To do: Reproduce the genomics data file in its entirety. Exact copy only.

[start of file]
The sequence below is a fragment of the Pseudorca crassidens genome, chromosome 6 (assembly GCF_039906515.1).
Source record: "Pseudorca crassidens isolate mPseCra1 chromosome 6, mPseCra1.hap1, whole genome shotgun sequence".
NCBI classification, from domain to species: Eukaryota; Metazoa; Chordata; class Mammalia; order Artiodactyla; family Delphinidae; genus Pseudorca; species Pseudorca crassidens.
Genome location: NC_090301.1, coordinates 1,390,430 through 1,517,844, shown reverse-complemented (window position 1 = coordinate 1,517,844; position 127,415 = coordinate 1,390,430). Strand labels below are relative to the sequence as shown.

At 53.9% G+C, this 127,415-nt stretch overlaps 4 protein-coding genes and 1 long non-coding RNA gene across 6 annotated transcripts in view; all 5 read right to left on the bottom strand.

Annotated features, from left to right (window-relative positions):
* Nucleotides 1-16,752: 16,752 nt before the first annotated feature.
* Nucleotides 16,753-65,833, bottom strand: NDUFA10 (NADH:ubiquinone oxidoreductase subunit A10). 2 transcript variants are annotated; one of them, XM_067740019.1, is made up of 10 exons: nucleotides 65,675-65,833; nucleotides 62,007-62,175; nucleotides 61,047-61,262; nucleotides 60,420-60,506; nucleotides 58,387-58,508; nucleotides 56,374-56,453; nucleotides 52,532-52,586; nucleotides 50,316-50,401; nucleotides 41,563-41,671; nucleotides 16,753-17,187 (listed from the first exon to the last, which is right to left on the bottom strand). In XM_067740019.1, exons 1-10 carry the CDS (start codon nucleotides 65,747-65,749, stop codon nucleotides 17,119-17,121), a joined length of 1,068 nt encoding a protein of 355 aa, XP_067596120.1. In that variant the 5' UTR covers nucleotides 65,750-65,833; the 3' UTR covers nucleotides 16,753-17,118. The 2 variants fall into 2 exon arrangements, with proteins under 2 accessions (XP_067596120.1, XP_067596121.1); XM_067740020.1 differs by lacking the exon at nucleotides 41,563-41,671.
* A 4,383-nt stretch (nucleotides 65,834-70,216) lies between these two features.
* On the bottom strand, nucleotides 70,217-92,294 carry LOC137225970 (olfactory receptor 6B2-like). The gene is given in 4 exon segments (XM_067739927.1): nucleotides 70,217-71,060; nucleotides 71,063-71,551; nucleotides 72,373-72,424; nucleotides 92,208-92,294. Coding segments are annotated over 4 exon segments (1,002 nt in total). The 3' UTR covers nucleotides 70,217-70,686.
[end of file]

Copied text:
The sequence below is a fragment of the Pseudorca crassidens genome, chromosome 6 (assembly GCF_039906515.1).
Source record: "Pseudorca crassidens isolate mPseCra1 chromosome 6, mPseCra1.hap1, whole genome shotgun sequence".
NCBI classification, from domain to species: Eukaryota; Metazoa; Chordata; class Mammalia; order Artiodactyla; family Delphinidae; genus Pseudorca; species Pseudorca crassidens.
Genome location: NC_090301.1, coordinates 1,390,430 through 1,517,844, shown reverse-complemented (window position 1 = coordinate 1,517,844; position 127,415 = coordinate 1,390,430). Strand labels below are relative to the sequence as shown.

At 53.9% G+C, this 127,415-nt stretch overlaps 4 protein-coding genes and 1 long non-coding RNA gene across 6 annotated transcripts in view; all 5 read right to left on the bottom strand.

Annotated features, from left to right (window-relative positions):
* Nucleotides 1-16,752: 16,752 nt before the first annotated feature.
* Nucleotides 16,753-65,833, bottom strand: NDUFA10 (NADH:ubiquinone oxidoreductase subunit A10). 2 transcript variants are annotated; one of them, XM_067740019.1, is made up of 10 exons: nucleotides 65,675-65,833; nucleotides 62,007-62,175; nucleotides 61,047-61,262; nucleotides 60,420-60,506; nucleotides 58,387-58,508; nucleotides 56,374-56,453; nucleotides 52,532-52,586; nucleotides 50,316-50,401; nucleotides 41,563-41,671; nucleotides 16,753-17,187 (listed from the first exon to the last, which is right to left on the bottom strand). In XM_067740019.1, exons 1-10 carry the CDS (start codon nucleotides 65,747-65,749, stop codon nucleotides 17,119-17,121), a joined length of 1,068 nt encoding a protein of 355 aa, XP_067596120.1. In that variant the 5' UTR covers nucleotides 65,750-65,833; the 3' UTR covers nucleotides 16,753-17,118. The 2 variants fall into 2 exon arrangements, with proteins under 2 accessions (XP_067596120.1, XP_067596121.1); XM_067740020.1 differs by lacking the exon at nucleotides 41,563-41,671.
* A 4,383-nt stretch (nucleotides 65,834-70,216) lies between these two features.
* On the bottom strand, nucleotides 70,217-92,294 carry LOC137225970 (olfactory receptor 6B2-like). The gene is given in 4 exon segments (XM_067739927.1): nucleotides 70,217-71,060; nucleotides 71,063-71,551; nucleotides 72,373-72,424; nucleotides 92,208-92,294. Coding segments are annotated over 4 exon segments (1,002 nt in total). The 3' UTR covers nucleotides 70,217-70,686.